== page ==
This is what the line in your /etc/fstab should look like. Change noauto to auto if you want linux to mount it automaticly. (Might screw up some other stuff, but I'm not sure.) As it is, you will have to open a console and type mount /dev/sda when you want to use it.
/dev/sda /mnt/usb auto defaults,noauto,user 0 0
P.S. found some stuff on the net that implied hfs had to be enabled in the kernel.
"There are other times when you may want to mount a native OS X partition in Linux. An example of why you may want this is if you, say, have a bootable OS X environment on some removal media but want to easily transfer the drive around and/or load it up in PearPC. In this case, you instead would want to enable HFS+ in the kernel. As of 2.6.11, HFS (which is used by older macs) is available experimentally and UFS (which is used on some OS X machines for greater UNIX compatibility) in read-only. Enable Apple Extended HFS file system support."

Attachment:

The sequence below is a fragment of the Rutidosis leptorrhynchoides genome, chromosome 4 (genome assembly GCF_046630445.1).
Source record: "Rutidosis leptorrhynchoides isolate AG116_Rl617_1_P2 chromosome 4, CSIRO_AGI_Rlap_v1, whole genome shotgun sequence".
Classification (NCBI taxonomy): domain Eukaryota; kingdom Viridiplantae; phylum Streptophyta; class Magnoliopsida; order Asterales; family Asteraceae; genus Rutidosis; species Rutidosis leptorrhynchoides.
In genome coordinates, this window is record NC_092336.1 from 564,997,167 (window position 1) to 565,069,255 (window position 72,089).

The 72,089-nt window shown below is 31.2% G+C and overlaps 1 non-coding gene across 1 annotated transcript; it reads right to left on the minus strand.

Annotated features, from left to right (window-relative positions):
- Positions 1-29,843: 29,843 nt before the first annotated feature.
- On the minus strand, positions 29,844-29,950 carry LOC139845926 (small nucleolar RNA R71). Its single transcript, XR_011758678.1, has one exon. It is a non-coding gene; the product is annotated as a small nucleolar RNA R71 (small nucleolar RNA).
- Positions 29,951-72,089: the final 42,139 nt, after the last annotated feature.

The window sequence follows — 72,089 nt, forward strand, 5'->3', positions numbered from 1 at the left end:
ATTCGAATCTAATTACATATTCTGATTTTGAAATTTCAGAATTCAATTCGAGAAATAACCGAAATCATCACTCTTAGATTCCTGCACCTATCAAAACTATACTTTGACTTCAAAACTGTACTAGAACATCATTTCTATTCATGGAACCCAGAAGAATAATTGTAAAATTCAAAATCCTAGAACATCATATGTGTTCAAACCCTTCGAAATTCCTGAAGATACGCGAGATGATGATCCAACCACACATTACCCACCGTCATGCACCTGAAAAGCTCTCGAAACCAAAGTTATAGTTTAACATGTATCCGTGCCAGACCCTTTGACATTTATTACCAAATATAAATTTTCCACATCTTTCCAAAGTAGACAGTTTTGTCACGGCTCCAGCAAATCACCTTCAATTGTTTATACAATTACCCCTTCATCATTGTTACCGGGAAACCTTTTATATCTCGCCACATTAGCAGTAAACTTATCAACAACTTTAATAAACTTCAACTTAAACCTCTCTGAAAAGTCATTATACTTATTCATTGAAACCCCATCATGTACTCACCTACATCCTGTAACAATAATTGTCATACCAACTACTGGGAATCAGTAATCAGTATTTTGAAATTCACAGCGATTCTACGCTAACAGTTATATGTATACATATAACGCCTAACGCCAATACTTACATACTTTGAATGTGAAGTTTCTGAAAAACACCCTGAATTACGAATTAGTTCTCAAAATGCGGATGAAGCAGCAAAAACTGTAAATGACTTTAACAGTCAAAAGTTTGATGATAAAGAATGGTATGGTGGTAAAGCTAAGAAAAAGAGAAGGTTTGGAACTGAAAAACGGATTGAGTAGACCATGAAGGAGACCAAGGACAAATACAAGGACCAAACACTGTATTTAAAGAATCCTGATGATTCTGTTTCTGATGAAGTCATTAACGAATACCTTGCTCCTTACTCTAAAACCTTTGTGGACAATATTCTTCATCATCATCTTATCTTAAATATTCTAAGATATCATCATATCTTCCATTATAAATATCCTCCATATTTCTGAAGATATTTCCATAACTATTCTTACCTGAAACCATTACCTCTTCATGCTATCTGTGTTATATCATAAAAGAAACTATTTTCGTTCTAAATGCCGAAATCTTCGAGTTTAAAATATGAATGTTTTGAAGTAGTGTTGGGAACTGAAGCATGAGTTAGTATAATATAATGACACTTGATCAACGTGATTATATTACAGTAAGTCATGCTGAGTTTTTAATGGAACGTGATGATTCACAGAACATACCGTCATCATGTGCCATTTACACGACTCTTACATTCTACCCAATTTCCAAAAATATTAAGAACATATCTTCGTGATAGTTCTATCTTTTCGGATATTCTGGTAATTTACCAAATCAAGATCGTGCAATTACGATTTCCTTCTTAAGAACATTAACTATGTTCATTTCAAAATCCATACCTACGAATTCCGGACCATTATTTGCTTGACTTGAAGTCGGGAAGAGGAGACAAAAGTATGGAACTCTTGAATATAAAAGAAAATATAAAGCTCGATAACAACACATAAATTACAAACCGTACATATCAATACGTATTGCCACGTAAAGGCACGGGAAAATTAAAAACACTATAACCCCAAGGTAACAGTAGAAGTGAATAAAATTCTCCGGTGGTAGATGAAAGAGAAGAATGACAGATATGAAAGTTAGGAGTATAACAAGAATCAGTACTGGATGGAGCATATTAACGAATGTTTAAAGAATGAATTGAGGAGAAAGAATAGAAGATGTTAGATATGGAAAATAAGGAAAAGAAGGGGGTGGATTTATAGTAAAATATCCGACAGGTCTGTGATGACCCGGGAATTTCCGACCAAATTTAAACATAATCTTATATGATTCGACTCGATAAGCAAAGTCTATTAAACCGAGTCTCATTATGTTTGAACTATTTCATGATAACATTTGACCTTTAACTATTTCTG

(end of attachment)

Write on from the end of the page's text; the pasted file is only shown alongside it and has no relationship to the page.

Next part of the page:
I found that here....
I checked the man page for mount, and it looks like hfs and hpfs are supported, but by using auto, mount MIGHT not detect it correctly, so try hfs or hpfs for the extended version.
So if auto doesn't work, use hfs or hpfs for the filesystem type in fstab. If that doesn't work, check to see if you have hfs support enabled in the kernel you are running.
P.P.S. You might want to read this too, and that fs type might be hfsplus not hpfs.